Indeed, women of color have been critical in the fight for reproductive rights and women’s equality for many decades, but their voices are often left out. Richards pointed out that during the Women’s March last month, it was black women who led Democrat Doug Jones to victory in the deep-red state of Alabama.
“From Virginia to Alabama and to last week in Wisconsin, women have beaten the odds to elect our own to office. ... Women of color, transgender women, rural and urban women,” Richards said.
“White women, listen up. We’ve got to do better. ... It is not up to women of color to save this country from itself. That’s on all of us. That’s on all of us.”
Planned Parenthood, under Richards’ leadership, has been increasingly conscious of intersectional feminism and the need to elevate the voices and stories of women of color. The organization said it will strongly consider women of color as candidates to be its next leader.
In the meantime, Dawn Laguens, executive vice president of Planned Parenthood, will take over as the public face of the organization once Richards leaves in May. She will also weather Planned Parenthood’s political fights as President Donald Trump and Republicans in Congress remain determined to pull federal funding from the family planning provider.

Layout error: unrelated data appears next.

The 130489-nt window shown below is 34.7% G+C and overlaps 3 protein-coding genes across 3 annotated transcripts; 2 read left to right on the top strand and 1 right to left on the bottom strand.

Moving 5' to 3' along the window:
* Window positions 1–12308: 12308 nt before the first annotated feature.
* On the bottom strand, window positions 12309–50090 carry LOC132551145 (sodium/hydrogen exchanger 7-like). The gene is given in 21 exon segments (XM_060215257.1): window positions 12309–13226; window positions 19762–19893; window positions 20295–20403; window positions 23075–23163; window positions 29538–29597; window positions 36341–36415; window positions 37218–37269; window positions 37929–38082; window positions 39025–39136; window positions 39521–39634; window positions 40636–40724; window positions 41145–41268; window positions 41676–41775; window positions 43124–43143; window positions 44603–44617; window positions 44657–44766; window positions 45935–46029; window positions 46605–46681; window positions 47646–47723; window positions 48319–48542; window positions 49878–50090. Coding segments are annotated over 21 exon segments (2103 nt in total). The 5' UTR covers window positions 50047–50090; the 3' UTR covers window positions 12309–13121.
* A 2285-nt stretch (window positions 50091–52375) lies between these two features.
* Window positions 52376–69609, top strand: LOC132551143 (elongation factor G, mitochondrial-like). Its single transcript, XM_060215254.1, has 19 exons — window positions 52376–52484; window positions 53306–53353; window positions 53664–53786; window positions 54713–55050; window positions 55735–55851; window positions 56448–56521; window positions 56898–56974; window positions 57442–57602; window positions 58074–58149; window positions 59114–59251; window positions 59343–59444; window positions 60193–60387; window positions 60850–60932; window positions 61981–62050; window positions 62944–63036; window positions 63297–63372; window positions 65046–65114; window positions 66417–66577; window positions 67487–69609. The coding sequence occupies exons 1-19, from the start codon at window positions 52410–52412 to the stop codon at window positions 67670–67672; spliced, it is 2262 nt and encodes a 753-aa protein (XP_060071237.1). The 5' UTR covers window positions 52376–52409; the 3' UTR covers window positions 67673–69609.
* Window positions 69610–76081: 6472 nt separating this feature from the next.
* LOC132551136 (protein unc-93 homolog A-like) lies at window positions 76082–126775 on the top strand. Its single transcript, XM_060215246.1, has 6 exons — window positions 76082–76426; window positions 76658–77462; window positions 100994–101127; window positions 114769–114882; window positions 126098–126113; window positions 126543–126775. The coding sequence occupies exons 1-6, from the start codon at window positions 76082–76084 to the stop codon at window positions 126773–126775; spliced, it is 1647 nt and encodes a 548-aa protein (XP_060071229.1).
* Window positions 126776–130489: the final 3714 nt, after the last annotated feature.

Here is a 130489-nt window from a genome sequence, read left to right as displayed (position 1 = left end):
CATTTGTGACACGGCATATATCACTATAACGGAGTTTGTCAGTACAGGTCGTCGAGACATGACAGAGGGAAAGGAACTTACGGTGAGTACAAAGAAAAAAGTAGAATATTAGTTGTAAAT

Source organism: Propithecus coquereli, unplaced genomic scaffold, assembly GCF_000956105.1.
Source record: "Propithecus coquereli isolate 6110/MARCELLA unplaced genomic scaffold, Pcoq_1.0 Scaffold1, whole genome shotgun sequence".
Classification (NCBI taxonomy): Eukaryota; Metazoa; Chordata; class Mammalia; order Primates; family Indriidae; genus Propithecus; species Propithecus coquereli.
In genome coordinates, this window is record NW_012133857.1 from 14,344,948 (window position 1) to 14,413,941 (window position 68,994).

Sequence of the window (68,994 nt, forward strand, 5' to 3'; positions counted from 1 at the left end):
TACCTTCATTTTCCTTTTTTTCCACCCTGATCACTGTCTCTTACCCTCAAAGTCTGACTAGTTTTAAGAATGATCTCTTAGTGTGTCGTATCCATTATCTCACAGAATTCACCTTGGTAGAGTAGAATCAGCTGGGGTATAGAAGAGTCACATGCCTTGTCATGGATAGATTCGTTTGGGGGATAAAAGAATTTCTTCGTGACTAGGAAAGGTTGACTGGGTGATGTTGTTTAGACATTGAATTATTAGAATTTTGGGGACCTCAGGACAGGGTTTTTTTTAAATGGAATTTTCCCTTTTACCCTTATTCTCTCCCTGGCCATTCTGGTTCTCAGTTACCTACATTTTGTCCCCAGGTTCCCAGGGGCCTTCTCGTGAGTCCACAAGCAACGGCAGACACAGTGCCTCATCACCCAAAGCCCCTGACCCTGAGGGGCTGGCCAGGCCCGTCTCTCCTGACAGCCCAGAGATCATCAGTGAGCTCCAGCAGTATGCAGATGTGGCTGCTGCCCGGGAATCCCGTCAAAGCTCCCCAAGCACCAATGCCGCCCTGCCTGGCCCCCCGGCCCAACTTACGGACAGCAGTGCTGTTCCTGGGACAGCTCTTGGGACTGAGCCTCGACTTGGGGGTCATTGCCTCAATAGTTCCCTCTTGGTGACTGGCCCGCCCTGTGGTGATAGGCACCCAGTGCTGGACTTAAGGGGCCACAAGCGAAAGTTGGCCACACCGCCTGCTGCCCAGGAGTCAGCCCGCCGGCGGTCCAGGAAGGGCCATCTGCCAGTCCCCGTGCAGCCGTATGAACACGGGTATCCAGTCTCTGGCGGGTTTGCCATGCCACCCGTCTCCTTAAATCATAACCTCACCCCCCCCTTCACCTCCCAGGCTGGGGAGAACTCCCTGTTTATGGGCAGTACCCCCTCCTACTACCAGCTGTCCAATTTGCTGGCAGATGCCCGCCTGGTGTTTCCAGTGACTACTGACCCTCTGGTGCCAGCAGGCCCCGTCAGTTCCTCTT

Joe Solmonese, former president of the Human Rights Campaign and former CEO of EMILY’s List, will serve as transition chair to temporarily oversee day-to-day operations of Planned Parenthood. And Debra Alligood White, the organization’s general counsel, will partner with the board and search committee to run an “inclusive and transparent process” of finding Planned Parenthood’s new leader.
Richards, meanwhile, will be promoting her book and using her fundraising power to help elect Democratic female candidates in the 2018 midterms. A record number of women are running this year, inspired and motivated by an opposition to Trump’s presidency.
“As a lifetime organizer, I’ve never been more excited, despite this Congress and this presidency,” Richards told The New York Times in late January. “There’s this kind of organic activism by women.”
Richards is leaving Planned Parenthood in good shape ― since she took the helm in 2006, the organization’s supporters have grown from 2.5 million to 11 million. Republican congressmen can’t seem to make it through a town hall meeting without a woman in a pink shirt pressuring them to leave Planned Parenthood funding alone. And so far, members of the GOP-controlled House and Senate have been unable to defund the provider, despite many of their campaign promises to block Medicaid patients from accessing its services.
“We are determined to protect women’s health through the upcoming legislative sessions and in elections across the country,” said Aberly. “We are confident that our leadership at the national office and at Planned Parenthood affiliates will maintain the organization’s momentum as we search for a new president to replace the outstanding and dynamic leadership of Cecile Richards.”
This story has been updated to provide a more recent statistic for how many patients Planned Parenthood serves per year.
This article originally appeared on HuffPost.